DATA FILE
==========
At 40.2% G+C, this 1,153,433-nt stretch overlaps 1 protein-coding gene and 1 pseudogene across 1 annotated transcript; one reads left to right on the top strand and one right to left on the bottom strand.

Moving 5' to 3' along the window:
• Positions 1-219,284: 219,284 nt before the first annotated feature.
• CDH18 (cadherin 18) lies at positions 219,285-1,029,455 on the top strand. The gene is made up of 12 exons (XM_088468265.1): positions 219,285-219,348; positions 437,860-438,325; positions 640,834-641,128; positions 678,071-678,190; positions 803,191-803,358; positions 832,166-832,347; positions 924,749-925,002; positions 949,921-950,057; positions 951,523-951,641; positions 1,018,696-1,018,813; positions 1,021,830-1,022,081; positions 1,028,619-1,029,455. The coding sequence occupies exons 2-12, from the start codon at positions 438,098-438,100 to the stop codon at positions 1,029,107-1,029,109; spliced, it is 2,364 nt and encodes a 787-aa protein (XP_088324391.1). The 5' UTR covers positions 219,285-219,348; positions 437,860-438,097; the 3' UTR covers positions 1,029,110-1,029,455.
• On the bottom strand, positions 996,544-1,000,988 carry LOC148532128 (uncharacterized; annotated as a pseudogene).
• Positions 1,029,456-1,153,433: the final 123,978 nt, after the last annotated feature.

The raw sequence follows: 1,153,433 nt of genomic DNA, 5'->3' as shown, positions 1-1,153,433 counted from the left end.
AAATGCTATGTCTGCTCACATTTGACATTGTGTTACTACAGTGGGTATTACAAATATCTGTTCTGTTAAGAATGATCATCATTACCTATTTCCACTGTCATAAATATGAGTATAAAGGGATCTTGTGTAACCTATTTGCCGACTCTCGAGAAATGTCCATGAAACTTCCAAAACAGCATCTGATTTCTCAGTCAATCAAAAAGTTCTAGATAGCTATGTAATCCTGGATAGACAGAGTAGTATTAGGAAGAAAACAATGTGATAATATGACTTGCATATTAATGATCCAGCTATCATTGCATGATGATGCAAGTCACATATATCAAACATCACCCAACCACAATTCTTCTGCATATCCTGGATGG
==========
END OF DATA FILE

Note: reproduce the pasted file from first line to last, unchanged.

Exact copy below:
At 40.2% G+C, this 1,153,433-nt stretch overlaps 1 protein-coding gene and 1 pseudogene across 1 annotated transcript; one reads left to right on the top strand and one right to left on the bottom strand.

Moving 5' to 3' along the window:
• Positions 1-219,284: 219,284 nt before the first annotated feature.
• CDH18 (cadherin 18) lies at positions 219,285-1,029,455 on the top strand. The gene is made up of 12 exons (XM_088468265.1): positions 219,285-219,348; positions 437,860-438,325; positions 640,834-641,128; positions 678,071-678,190; positions 803,191-803,358; positions 832,166-832,347; positions 924,749-925,002; positions 949,921-950,057; positions 951,523-951,641; positions 1,018,696-1,018,813; positions 1,021,830-1,022,081; positions 1,028,619-1,029,455. The coding sequence occupies exons 2-12, from the start codon at positions 438,098-438,100 to the stop codon at positions 1,029,107-1,029,109; spliced, it is 2,364 nt and encodes a 787-aa protein (XP_088324391.1). The 5' UTR covers positions 219,285-219,348; positions 437,860-438,097; the 3' UTR covers positions 1,029,110-1,029,455.
• On the bottom strand, positions 996,544-1,000,988 carry LOC148532128 (uncharacterized; annotated as a pseudogene).
• Positions 1,029,456-1,153,433: the final 123,978 nt, after the last annotated feature.

The raw sequence follows: 1,153,433 nt of genomic DNA, 5'->3' as shown, positions 1-1,153,433 counted from the left end.
AAATGCTATGTCTGCTCACATTTGACATTGTGTTACTACAGTGGGTATTACAAATATCTGTTCTGTTAAGAATGATCATCATTACCTATTTCCACTGTCATAAATATGAGTATAAAGGGATCTTGTGTAACCTATTTGCCGACTCTCGAGAAATGTCCATGAAACTTCCAAAACAGCATCTGATTTCTCAGTCAATCAAAAAGTTCTAGATAGCTATGTAATCCTGGATAGACAGAGTAGTATTAGGAAGAAAACAATGTGATAATATGACTTGCATATTAATGATCCAGCTATCATTGCATGATGATGCAAGTCACATATATCAAACATCACCCAACCACAATTCTTCTGCATATCCTGGATGG